The first thing I noticed about the chassis was the single power supply. Imagine if the power supply goes out in the middle of the night and the files you rely on are supposed to be backed up while you're in bed. If nobody catches the dead power supply over the next couple of days, you you'll lose vital backups. Imagine all the changes you made are gone and you can't recover the file you accidentally deleted. If you're managing the backups of any business or office, you need to know that your backup will run and the system that generates these backup is reliable. Power redundancy is pretty important, even for a small to medium operation.
One of my preferences is having power redundancy. One power supply is not enough.
Next, just as soon as I unpacked the disk drive cartridges, I noticed there was a lock on each drive cartridge. The small round locks on the drives are actually there to prevent accidental removal of disk drives. This can be done rather safely, assuming nothing is being written to the disk at the time of removal. In order to power down the individual disk drive, you need to pop open the smallest latch on the drive bezel, insert the key and turn the lock to the "off" position. This way, the drive shuts down completely before you physically remove the cartridge from the chassis. The chassis package comes with 3 sets of the same two keys. I was able to use one key on all seven drives as I removed and re-inserted them throughout the evaluation. Using a physical lock is a novel ideal, especially to prevent "accidental removal". I just wonder if this kind of "keyed" device is really practical. Keys can get lost, either over night, after a move to a new building or just over time. In this case, you can get multiple keys but still I would rather see a non-mechanical solution.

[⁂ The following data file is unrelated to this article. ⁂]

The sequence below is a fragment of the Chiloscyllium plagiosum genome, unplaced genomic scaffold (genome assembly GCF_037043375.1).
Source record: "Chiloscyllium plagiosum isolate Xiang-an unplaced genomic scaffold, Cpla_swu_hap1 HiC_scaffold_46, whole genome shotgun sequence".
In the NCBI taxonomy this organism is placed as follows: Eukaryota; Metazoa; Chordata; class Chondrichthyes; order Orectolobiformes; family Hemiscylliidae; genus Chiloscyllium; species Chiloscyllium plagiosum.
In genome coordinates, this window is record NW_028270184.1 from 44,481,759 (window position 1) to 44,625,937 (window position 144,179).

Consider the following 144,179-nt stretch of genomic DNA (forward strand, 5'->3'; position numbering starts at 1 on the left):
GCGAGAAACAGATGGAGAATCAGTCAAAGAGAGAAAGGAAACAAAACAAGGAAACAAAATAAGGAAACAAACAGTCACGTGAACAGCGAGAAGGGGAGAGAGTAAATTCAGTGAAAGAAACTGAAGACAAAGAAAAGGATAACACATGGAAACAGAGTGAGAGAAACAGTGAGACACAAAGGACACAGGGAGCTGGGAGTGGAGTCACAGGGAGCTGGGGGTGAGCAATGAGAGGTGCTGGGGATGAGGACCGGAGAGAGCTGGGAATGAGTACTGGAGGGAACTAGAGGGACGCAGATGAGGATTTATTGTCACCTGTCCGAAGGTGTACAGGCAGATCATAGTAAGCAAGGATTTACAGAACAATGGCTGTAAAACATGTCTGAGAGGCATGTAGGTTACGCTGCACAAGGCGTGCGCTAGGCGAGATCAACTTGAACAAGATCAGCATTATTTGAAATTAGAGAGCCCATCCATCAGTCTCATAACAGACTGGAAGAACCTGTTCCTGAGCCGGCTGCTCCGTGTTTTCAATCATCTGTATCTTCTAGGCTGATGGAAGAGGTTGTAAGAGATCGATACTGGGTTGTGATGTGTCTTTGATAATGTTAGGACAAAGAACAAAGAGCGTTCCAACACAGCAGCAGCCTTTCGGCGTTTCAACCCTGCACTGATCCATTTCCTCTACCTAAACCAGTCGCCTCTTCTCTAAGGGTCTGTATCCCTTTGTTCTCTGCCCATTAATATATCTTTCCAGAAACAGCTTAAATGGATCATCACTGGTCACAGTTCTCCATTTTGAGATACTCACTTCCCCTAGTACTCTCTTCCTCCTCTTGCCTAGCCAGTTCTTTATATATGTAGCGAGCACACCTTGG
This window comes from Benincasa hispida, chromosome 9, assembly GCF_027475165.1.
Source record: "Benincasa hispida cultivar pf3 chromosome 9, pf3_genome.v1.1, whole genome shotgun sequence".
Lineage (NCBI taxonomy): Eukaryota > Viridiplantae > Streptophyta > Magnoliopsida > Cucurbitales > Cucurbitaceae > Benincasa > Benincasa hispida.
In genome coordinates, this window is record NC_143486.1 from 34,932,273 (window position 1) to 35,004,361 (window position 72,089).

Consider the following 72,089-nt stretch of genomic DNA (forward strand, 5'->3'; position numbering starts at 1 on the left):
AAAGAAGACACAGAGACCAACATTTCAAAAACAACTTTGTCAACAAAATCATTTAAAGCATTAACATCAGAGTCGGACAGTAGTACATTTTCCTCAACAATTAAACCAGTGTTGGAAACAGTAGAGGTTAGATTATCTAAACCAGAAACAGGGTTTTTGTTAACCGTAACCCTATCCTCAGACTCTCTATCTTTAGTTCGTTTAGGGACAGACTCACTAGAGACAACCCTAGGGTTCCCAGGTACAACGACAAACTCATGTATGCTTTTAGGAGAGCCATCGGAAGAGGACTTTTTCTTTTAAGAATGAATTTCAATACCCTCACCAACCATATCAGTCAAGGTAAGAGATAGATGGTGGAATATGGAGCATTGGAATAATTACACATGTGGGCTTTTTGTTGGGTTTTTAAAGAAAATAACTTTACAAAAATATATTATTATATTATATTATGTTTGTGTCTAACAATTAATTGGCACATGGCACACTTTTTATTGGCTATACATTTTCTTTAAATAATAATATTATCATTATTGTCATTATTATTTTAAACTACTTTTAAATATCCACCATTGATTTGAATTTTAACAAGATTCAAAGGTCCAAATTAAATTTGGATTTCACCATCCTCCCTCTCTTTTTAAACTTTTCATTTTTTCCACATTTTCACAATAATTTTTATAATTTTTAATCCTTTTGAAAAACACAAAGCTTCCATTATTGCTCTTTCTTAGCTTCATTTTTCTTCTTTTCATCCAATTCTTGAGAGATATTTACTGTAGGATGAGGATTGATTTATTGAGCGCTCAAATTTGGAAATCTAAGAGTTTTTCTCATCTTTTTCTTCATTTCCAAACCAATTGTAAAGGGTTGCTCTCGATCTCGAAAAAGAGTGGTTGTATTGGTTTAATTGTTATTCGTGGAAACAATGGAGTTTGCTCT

The keyed locks on the cartridges are designed to prevent accidental removal, but are they a practical feature?
Once I powered on the chassis and inserted the first of the disk drive cartridges, I noticed a bright blue backlit digital display light up on the bezel. After I fully populated the eSATA chassis with the rest of the drives, I realized the bright blue digital display can be a little hard on the eyes. The digital characters populating the display's real estate are just a darker variation of the background color. The blue backlight displays are definitely bright enough to be seen across the room indicating that the drives are powered on; however the blue letters against the blue background are not very readable if you're standing more than two feet away. Also, you have be look at the cartridge head-on, otherwise you'll get the same effect that you get with those annoying privacy screens your manager has on his monitor.
The blue backlit displays on the drive cartridges are only visibly effective when you stand right in front of the chassis.>